The Rules for Disappearing #1
Published by Disney-Hyperion on May 14, 2013
Genres: Contemporary, Mystery/Thriller, Realistic Fiction, Romance, Young Adult
She’s been six different people in six different places: Madeline in Ohio, Isabelle in Missouri, Olivia in Kentucky . . . But now that she’s been transplanted to rural Louisiana, she has decided that this fake identity will be her last.
Witness Protection has taken nearly everything from her. But for now, they’ve given her a new name, Megan Rose Jones, and a horrible hair color. For the past eight months, Meg has begged her father to answer one question: What on earth did he do – or see – that landed them in this god-awful mess? Meg has just about had it with all the Suits’ rules — and her dad’s silence. If he won’t help, it’s time she got some answers for herself.
But Meg isn’t counting on Ethan Landry, an adorable Louisiana farm boy who’s too smart for his own good. He knows Meg is hiding something big. And it just might get both of them killed. As they embark on a perilous journey to free her family once and for all, Meg discovers that there’s only one rule that really matters — survival.
Considering the fact all of the nominees for the 2015-2016 Gateway Award aren’t exactly very appealing and I’ve had quite the bad luck with them… I pretty much decided to take a stab with Ashley Elston’s The Rules for Disappearing as my next victim.
In elaboration of that bad luck, my first one was insanity. I’m scared of reading another book by Cat Winters. My second one had a highly annoying character named after a constellation.
And now, my third book has a very materialistic character (completely opposite spectrum from me) whose family is in Witness Protection for the last year and has quite literally changed their names far more times than Zach/Jack in Zach’s Lie and Jack’s Run. With their eighth move, “Meg,” is extremely tired of constantly having to move places, leaving her life behind, and changing her identities – the moves were beginning to tear apart their family. Meg vows to find what landed her and her family in Witness Protection in the first place throughout the book.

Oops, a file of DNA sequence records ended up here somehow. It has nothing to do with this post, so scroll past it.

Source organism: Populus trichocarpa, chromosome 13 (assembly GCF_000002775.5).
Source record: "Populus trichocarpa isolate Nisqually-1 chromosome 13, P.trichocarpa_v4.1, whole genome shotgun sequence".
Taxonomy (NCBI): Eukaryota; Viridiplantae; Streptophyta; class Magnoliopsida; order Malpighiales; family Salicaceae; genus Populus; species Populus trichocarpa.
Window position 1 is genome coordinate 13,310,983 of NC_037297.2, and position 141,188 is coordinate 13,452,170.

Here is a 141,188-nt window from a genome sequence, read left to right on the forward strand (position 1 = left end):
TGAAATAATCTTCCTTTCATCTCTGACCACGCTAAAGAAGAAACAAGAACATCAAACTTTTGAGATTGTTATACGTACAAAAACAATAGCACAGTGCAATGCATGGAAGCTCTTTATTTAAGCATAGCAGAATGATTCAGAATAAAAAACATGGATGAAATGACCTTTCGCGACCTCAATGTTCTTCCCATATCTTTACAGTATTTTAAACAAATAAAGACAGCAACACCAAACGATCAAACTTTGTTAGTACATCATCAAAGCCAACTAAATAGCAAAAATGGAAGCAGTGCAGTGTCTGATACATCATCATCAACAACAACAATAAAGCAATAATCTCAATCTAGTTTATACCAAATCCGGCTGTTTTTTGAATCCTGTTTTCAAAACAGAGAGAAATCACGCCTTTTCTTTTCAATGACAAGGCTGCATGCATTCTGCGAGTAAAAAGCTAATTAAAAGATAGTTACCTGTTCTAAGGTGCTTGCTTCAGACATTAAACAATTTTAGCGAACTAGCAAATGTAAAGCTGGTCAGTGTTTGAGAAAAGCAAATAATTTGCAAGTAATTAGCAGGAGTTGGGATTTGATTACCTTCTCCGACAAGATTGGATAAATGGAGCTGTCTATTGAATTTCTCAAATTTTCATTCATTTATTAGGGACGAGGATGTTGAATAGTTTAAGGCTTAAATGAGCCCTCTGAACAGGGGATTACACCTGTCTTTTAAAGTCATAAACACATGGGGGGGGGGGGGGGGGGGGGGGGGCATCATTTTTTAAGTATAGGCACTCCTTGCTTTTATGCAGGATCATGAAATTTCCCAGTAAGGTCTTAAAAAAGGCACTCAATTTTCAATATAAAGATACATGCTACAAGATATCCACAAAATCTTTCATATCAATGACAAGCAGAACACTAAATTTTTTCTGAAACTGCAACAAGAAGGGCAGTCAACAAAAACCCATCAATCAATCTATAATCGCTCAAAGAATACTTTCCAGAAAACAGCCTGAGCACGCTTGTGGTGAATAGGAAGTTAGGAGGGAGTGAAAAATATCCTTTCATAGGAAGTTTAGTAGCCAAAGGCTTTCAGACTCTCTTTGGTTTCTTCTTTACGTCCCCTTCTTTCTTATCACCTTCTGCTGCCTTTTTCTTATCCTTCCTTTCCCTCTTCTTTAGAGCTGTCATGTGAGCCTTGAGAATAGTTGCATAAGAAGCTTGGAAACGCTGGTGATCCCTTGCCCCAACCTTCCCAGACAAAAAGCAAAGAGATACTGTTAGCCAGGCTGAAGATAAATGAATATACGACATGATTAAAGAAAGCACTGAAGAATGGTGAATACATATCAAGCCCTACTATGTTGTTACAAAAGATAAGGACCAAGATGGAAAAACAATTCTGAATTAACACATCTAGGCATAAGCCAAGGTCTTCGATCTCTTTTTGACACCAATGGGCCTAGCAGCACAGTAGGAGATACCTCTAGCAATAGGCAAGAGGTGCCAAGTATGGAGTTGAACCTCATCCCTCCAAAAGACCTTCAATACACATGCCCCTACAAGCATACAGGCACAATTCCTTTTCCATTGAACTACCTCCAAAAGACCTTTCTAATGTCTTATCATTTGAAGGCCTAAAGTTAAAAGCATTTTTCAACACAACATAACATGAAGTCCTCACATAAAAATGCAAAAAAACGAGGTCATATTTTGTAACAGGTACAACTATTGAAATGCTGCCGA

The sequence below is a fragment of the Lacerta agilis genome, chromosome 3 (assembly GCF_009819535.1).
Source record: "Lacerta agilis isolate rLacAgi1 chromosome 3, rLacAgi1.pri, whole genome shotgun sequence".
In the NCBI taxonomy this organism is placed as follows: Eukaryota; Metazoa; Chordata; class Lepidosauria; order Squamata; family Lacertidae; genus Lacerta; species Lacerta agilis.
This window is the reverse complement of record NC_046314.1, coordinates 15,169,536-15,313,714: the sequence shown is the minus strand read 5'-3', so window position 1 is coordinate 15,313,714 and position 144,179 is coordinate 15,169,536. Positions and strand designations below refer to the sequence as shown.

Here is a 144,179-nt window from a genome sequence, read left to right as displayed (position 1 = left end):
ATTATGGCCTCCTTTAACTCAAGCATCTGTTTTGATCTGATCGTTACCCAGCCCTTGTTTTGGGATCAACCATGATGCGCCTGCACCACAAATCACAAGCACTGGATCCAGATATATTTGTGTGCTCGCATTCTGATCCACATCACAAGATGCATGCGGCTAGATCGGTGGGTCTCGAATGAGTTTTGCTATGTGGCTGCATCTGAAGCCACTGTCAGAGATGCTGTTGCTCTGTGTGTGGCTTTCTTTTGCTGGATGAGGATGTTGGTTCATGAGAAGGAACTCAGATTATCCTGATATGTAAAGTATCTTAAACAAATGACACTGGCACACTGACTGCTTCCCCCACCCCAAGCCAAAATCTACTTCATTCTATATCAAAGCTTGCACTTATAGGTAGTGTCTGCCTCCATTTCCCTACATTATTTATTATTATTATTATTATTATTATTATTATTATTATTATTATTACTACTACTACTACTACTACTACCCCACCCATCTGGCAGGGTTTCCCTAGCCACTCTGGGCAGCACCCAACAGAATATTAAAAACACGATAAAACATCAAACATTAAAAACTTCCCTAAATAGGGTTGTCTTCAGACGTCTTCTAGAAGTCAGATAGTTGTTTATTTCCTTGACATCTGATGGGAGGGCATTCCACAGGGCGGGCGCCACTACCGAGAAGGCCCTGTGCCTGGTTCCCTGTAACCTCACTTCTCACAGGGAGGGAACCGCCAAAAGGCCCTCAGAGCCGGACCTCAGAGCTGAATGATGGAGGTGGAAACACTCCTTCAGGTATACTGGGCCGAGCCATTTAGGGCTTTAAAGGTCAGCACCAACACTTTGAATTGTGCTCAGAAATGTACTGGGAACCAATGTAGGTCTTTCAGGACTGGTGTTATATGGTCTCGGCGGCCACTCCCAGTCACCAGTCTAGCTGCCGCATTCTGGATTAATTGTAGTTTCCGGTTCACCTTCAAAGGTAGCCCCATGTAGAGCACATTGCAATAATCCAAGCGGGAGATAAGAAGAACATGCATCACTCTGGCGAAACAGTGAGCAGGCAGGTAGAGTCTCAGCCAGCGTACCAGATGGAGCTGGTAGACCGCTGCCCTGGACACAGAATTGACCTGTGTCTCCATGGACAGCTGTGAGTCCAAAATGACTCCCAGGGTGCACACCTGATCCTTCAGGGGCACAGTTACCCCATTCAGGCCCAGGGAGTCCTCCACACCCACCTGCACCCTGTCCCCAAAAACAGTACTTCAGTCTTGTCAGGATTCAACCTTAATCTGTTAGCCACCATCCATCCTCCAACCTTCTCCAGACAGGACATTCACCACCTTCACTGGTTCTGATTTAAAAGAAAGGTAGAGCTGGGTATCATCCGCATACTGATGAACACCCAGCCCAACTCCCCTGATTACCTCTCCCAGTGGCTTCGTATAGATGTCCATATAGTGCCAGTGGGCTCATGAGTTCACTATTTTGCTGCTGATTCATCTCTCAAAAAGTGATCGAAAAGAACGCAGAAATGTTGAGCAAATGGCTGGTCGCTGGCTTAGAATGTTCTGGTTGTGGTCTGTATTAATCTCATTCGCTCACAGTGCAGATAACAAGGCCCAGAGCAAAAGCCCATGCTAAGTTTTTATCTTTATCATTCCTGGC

I personally liked how the book was formatted. The beginning of each chapter has a “rule for disappearing,” possibly concocted by Meg over the year her family has been in Witness Protection, and what happens in the chapter is sort of a reason “why” Meg established the rule in the first place.
For almost half the book there isn’t really too much that happens – Meg makes a plan to not settle down with her new life like she did in her past placements, her “diary” gets stolen, and she tries to avoid a boy named Ethan Landry who’s a lot smarter than he seems. After accidentally hearing a few conversations her dad has over the phone in the middle of the night, things start to pick up – Meg starts to remember more of what happened in her original life and becomes more determined to get her family out of Witness protection.
Meg is like a clamshell at the very beginning – she’s very closed off and she wants to isolate herself from her peers because who cares about making friends when you might be plucked from your current life any moment? It’s not until she meets Ethan that she “gives up” on trying to isolate herself and becomes more open with other people. In all honesty, if Ethan didn’t make a constant attempt to open up her shell, Meg probably wouldn’t have told her story – how her old life was like, why she’s really in Witness Protection, and what each of her moves were like compared to her original life.
Elston does drop a hint or two of a sequel near the end of the book, which I’m not exactly too excited for. The Rules for Disappearing felt like a stand-alone rather than a duology, but maybe the sequel will be equally or more interesting.
We force you to sit through the chick flicks so maybe you’ll get some idea of how you’re supposed to act.